Bureau of Economic Geology, The University of Texas at Austin (www.beg.utexas.edu).
AAPG 2003 Meeting, Salt Lake City, Utah, May 1114, 2003
Macuspana Basin, South Gulf of Mexico: Impact of Shale Tectonics and
William Ambrose, Khaled Fouad, Tim F. Wawrzyniec, Bruno C Vendeville, and Javier Meneses-Rocha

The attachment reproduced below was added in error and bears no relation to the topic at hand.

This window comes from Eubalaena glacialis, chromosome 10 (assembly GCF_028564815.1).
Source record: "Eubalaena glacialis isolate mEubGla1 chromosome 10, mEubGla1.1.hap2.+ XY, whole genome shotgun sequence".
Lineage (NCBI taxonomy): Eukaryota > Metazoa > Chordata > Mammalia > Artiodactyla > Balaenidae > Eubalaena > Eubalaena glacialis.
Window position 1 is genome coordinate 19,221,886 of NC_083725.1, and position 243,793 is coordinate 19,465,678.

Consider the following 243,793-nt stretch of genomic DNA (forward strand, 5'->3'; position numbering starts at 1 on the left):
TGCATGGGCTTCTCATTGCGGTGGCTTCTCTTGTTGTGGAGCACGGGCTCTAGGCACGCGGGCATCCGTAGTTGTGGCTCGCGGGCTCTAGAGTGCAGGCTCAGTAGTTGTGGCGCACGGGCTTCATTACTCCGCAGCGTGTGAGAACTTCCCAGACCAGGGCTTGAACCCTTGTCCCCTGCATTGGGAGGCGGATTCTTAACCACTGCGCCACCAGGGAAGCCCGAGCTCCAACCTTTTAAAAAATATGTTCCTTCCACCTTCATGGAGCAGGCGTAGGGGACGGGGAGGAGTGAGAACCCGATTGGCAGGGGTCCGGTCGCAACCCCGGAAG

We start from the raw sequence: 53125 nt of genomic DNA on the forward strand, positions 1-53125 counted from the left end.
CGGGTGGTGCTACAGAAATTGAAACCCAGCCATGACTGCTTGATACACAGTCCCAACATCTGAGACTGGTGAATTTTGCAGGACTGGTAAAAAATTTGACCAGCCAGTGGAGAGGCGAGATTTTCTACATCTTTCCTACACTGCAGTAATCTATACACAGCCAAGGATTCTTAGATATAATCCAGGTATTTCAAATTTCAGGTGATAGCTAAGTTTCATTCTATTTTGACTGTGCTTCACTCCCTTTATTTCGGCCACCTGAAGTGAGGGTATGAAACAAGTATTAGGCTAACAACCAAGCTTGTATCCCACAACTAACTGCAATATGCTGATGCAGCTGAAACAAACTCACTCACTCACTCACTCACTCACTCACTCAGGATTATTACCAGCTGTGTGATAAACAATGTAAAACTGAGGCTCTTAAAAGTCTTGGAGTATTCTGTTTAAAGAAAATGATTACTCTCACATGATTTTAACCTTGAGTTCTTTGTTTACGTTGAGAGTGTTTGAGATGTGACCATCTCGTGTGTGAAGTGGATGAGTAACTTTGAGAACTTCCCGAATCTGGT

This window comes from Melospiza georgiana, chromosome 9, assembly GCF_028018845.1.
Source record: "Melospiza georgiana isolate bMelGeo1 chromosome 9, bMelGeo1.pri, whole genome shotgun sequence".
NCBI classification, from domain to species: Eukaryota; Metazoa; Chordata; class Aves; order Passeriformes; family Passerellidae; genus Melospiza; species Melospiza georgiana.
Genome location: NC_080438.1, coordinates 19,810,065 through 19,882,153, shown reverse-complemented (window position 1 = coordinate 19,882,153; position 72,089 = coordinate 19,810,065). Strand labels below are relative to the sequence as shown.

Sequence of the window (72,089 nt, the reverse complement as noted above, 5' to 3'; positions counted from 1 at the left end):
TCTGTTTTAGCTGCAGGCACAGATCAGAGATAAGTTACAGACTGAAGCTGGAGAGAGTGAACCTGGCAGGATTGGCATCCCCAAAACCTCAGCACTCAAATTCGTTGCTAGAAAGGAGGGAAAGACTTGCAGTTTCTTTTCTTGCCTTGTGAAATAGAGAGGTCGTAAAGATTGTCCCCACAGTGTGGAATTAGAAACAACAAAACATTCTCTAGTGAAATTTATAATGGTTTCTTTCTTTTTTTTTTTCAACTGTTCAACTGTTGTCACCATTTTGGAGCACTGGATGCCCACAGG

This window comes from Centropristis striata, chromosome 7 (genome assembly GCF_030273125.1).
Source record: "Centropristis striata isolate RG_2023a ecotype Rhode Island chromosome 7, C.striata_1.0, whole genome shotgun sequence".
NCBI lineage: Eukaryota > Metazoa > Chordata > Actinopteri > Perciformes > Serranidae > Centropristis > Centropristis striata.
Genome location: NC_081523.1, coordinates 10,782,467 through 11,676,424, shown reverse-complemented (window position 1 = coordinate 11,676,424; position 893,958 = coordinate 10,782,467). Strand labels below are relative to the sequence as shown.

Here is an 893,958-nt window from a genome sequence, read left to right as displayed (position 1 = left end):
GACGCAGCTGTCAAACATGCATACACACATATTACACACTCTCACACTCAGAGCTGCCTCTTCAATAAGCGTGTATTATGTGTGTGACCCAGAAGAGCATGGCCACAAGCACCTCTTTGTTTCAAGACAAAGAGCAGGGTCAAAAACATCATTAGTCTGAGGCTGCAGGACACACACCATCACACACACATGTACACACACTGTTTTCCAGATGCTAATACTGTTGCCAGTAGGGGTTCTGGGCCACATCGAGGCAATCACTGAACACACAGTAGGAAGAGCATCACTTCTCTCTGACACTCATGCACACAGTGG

The Macuspana Basin (South Gulf of Mexico) is located north of the Chiapas foldbelt between the Mayan carbonate platform and the Reforma/Comalacalco region. The basin formed by early Tertiary basement normal faulting, allowing deposition of thick shale. Late Miocene northwestward deltaic progradation of wave-dominated and shoreface deposits caused differential loading, northwestward expulsion of the mobile shale, and formation of listric growth faults trending SW-NE, dipping to the NW and detaching on the mobile shale. Fault slip led to local aggradation of >300 m of reservoir sandstone in large rollover folds. Growth faults subdivided the basin in several subbasins younging toward the northwest. As sediment progradation and shale expulsion toward the north and northwest continued, depocenters migrated northwestward toward the Costero area, where lower-middle Pliocene shoreface sandstones (>500 m thick) accumulated in the hanging walls of growth faults trending NW-SE and dipping to the SE. We found evidence of at least one contractional episode, possibly related to tectonic reactivation of the adjacent Chiapas foldbelt. Shortening is restricted to the south part of the basin (1020% shortening during earlytomiddle Miocene time) and was accommodated by increase of the flexure of strata in the subbasins, northeastward reverse faulting, and inversion of some listric normal faults. To the west, along the margin of the basin, shortening is characterized by growth of squeezed shale diapirs and collision between sediment depocenters. Tectonic inversion was a key element in forming three-way and four-way closures, where major, currently producing fields are located.